Dune Management in Denmark: Application of the Nature Protection Act of 1992


  • Frede Jensen


Dune afforestation, Denmark, dune legislation, dune management, dune types, European Union for Coastal Conservation, Little Ice Age, sand drift, tourism, threats to dunes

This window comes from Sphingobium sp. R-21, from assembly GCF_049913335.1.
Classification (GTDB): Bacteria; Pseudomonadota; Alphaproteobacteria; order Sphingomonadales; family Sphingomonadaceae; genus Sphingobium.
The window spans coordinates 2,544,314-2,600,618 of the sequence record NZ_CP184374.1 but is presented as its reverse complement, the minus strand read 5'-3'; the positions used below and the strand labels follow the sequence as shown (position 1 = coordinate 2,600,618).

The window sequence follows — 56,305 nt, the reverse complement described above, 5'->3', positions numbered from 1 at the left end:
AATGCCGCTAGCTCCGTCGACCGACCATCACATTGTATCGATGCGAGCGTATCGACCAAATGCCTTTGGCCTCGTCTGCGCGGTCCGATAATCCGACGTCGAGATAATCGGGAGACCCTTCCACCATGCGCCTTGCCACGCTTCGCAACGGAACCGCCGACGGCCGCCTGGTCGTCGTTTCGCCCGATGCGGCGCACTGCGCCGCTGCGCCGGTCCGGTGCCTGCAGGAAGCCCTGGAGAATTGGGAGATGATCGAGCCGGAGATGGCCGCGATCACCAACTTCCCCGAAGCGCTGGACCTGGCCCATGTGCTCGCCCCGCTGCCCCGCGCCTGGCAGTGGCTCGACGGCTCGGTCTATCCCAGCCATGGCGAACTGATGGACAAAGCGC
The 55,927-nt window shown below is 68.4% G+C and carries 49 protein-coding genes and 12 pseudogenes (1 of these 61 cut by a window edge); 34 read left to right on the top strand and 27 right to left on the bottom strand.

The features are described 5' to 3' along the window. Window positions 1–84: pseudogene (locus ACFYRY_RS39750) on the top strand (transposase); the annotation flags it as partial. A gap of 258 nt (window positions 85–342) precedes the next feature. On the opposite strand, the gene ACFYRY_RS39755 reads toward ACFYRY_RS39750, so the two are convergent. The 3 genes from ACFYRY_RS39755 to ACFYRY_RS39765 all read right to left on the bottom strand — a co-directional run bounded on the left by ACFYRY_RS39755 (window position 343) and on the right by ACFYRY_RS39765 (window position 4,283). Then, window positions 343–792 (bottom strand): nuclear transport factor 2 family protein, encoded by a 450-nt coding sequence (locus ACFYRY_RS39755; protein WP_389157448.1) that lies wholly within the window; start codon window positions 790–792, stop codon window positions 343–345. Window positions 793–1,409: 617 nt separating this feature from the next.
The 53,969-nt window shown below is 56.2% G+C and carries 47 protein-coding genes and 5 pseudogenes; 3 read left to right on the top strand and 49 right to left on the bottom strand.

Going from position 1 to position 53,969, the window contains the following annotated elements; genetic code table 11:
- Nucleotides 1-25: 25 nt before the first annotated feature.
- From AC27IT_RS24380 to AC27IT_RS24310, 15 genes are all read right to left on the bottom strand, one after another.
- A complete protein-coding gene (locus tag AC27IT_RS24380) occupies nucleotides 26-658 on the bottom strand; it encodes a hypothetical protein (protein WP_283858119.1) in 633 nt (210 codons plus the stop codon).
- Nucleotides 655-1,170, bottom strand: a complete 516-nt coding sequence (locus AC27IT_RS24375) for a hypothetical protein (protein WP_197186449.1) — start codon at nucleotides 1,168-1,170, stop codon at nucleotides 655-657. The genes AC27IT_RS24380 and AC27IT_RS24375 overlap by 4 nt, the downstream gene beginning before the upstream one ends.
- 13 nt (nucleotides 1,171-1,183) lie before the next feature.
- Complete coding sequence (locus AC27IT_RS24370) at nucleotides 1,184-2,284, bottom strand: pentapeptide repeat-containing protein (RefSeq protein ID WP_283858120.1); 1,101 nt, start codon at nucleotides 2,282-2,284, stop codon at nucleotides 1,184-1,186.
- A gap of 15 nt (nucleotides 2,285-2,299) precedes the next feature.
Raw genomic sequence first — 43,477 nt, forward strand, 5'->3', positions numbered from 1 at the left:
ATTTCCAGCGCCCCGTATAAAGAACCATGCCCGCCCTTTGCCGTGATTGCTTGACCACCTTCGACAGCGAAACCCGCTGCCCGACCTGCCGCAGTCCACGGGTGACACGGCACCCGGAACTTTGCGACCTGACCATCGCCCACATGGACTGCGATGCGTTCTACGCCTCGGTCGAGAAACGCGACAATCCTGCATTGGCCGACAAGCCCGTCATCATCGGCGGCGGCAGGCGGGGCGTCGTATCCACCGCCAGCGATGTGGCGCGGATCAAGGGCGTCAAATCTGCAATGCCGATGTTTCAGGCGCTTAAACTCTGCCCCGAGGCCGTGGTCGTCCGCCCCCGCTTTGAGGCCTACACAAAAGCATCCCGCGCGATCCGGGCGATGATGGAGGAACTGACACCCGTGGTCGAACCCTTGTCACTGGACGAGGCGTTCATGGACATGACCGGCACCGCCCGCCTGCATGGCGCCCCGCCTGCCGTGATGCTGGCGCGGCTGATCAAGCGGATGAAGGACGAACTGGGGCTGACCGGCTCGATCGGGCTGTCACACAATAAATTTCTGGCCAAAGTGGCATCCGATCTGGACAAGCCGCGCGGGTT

Most of Jutland’s coastline along the North Sea consists of dunes. Primarily due to excessive usage by the peasant population during the Middle Ages sand drift became a catastrophe and the drifting sand covered farmland roads, houses and even churches. Hence from 1539 to 1992, legislation concerning dunes mostly dealt with how to light the drifting sand. Of the different dune types, the grey dune with its crisp vegetation mainly of lichens is the most vulnerable. With the Nature Protection Act of 1992, a more varied attitude towards dune management is introduced. The intrinsic value of the dunes is acknowledged; but at the same time, devastating sand drift must be fought and the public have free access by foot to the dunes. The ecological environment of the dunes is threatened by coastal protection works, damages caused by sand drift, attrition, tourism, and overgrowth with conifers. Of these threats attrition develops with increasing tourism. Attrition is counteracted by appropriate dune management and through information to the public of the proper wav of using the dunes considering the value and fragility of the dune and dune vegetation.